Sean was disconcerted for about half a second, then he managed to recover himself enough to retort, "They wouldn't have let me refuse, not with my leadership qualities. I have the sort of abilities that they're really going to need to depend on out there, and I guess somebody finally realised just what an asset I am."

"Asset?" wondered Dana under her breath, accenting the second syllable in such a way it was made clear she thought another suffix was in order.

Marie looked at her lover disdainfully. "Oh, you arrogant little twerp!" she told him with a snort. They'd been fighting all day... just for a change.

Jason laughed so hard at the insult he choked, and Angie had to pound him on the back.

Musica, who could never stand to see her friends fight — in spite of having had several years to get used to it — tried to play peacemaker by changing the subject. "You know what this reminds me of?" she asked in her quiet voice. "Sitting out here in the dark makes me remember when we all camped out back on Earth before Colonel Wolff arrived with the ship."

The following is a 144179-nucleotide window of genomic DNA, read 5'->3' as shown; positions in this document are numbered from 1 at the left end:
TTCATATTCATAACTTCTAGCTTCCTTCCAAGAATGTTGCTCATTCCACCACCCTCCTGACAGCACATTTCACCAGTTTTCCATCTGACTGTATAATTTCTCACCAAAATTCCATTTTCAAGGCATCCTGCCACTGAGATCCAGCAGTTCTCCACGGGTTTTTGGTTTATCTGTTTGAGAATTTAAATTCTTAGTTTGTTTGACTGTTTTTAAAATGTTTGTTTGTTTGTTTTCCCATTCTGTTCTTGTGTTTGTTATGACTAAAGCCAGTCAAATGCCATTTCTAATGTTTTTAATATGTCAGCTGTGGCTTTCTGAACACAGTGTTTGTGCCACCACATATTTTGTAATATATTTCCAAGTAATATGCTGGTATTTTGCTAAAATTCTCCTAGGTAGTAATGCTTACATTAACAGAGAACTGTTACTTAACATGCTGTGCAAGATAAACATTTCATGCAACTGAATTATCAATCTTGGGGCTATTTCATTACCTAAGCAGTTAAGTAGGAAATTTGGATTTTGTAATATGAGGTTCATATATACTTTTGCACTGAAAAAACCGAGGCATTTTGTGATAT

"I preferred living on the ship," her sister put in.

"I still can't believe they intend to use my ship as a battleship," complained Dana, not for the first time. From the moment she'd commandeered Jonathan Wolff's SDF-7 class battle fortress, she'd thought of it as her own exclusive property. It bothered her somehow that her ship would be going into battle for the first time while she sat on the sidelines, a concept that was proving harder than she had ever imagined.

Marie snorted. "It's not your ship," she pointed out realistically. "It belongs to the REF, and they can and will do whatever they want to with it. Besides," she added before Dana had a chance to object, "it was Wolff's a long time before you got your greedy little hands on it."

"You suppose we'll run into him when we get back to Earth?" wondered Jason. He'd heard all about his cousin's history with the colonel, and was a little concerned at the prospect.

"I hope not," said Angie. He was still bothered by the interest Dana had had in Wolff, although to the best of his knowledge it had never gone much beyond the flirtation stage. He would prefer not to have to meet up with him again. "Wonder if old Wolffie's even still alive?" he mused, in a tone of voice that suggested he wouldn't mind it in the least if it were otherwise.

Dana sighed, then scowled at him playfully. "You don't let go of any of your old grudges, do you?"

"Oh, yeah? Seems to me I remember when we first met I couldn't stand you...."